Renovation & Design

Running back to Saskatoon (for berries)

Homegrown vittles showing up on shelves now


Crampton’s Market in Headingley specializes in Manitoba produce.

Oh my. This truly is the yummiest time of year.

Local yards and gardens are producing some of the most delicious fresh fruits and vegetables there are to be found, and local markets are offering up a plethora of delectable homegrown products and produce.

On Tuesday morning I popped over to one of the markets nearest me, Crampton’s, located at 7730 Roblin Blvd., hoping to find a Saskatoon pie to bring home for breakfast.

While there were none on the shelves at the moment (supposed to be arriving this coming week sometime), there was a superb selection of other scrumptious goodies, so I pivoted from pie to an apple jack, and ate it in the car on the way back home (there may have been some distracted driving going on). Bought a phenomenal cinnamon bun as well. Ate it later. But not much later.

Can’t wait for the Saskatoon pie, which I absolutely get cravings for once in a while, because I grew up in a family that hunted and picked them whenever possible.

I spent the first nine years of my life in Killarney, and that area is not only rich in Saskatoon bushes, but also pretty much bear-free, which makes many pies possible, and my Mom — Mona Mustard — was a star at making them.

Fresh baked Saskatoon pie right out of the oven. Heaven can’t be much better.

One of our favourite places to go on a family pick was in the Neelin Valley, one of those forays leading to one of the most fascinating mysteries I’ve ever come across.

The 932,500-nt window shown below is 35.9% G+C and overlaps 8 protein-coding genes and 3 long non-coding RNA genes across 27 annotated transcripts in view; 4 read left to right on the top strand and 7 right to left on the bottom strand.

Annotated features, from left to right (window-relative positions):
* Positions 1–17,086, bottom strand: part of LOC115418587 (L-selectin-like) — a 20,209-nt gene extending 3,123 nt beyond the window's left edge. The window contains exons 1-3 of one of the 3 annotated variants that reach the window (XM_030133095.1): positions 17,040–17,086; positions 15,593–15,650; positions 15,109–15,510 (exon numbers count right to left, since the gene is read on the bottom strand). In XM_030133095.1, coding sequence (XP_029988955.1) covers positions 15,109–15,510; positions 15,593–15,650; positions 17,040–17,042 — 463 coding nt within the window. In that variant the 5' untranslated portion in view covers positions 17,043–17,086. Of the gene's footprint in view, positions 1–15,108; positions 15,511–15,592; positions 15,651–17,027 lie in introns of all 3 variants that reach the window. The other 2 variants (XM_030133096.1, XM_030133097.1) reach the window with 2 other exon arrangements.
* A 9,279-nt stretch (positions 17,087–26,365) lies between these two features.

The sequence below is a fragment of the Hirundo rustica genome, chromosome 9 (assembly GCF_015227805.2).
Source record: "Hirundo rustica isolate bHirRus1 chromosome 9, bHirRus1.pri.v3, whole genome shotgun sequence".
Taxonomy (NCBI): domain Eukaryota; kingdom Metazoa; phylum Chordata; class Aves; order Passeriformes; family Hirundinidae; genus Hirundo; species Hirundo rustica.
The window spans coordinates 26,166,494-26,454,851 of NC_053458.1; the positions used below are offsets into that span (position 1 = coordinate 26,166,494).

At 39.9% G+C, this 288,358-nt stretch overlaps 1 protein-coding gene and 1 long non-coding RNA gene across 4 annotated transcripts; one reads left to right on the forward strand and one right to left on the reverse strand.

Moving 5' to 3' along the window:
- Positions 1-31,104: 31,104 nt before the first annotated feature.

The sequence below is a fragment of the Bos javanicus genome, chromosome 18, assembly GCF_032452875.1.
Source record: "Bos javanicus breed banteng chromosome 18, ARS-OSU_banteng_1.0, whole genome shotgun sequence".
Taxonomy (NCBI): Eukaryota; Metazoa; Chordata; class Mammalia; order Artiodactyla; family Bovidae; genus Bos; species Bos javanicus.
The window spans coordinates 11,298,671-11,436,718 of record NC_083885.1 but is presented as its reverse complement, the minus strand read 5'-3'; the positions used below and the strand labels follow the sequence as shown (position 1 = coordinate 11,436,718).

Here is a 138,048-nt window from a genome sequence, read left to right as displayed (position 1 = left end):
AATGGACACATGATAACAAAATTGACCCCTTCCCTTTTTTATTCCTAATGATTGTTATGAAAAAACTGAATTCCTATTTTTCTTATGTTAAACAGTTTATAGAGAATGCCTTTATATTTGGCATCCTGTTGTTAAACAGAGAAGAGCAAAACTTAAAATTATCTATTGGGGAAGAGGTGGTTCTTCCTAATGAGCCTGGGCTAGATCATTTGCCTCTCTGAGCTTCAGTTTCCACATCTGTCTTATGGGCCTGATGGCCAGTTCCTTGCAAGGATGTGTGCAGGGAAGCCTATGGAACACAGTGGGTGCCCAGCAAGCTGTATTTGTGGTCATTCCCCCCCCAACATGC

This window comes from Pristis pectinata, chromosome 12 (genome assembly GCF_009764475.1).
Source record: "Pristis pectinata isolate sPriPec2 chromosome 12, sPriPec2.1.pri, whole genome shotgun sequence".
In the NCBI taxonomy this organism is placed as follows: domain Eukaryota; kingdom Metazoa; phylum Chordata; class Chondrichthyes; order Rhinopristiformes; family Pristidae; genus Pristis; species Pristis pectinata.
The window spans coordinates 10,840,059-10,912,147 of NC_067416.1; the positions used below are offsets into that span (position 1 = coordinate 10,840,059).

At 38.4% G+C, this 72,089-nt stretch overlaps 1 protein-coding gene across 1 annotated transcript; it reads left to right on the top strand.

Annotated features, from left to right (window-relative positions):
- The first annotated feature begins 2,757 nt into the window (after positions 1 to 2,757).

Deep in the berry rich woods on a hillside just north of Neelin, I came across a lonely little old cabin with a faded wood exterior, sitting as quietly and peaceful as can be.

I wondered if it was being used (there were curtains in the windows), and as I walked around it, noticed the door was about a third of the way open. "Interesting," I mused. "Wonder if anyone’s home?"

I did the usual "HELLO" call out, no dog came bounding around the corner to growl by my leg, definitely no response from inside the cabin. So I pulled the door open some and looked in. It was all one room, humbly furnished (bachelor style) kitchen table and chairs, cookstove with a frying pan on it, and by the wall an unmade bed, dresser nearby, a watch and some other personal effects on top.

Occupied though it may be, upon closer inspection, it became evident no one had been there for quite some time. The frying pan had some well-cooked hamburger patties in it, all covered with spider webs, which were also plentiful throughout the shack.

And this is the first time I’ve wondered, with the door ajar as it was, why some raccoon or other critter hadn’t chowed down those burgers.

Mind you, it was a tad spooky in there. We had a look around outside, nobody — and thankfully no body — to be found. Nothing. Just abandoned. So strange.

So we filled the buckets with Saskatoons and headed home. I pondered the mystery aplenty over fresh Saskatoon pie later that day.

And many times since.

There is, however, no mystery about what we all should do this weekend, and that’s head to the nearest local market, and collectively buy them out of the goodies they’ve grown to fill our tables, thereby supporting some very deserving Manitoba businesses.

On the subject of pie, there’s no better way to wrap today’s column than with a shout out to the great people of Inwood, who many years ago, invited me to emcee an event. They asked me my fee. I said "One homemade pie," was my request. They very ceremoniously presented me 20. Spectacular.

Off to market you go!

Comments and column ideas welcome!


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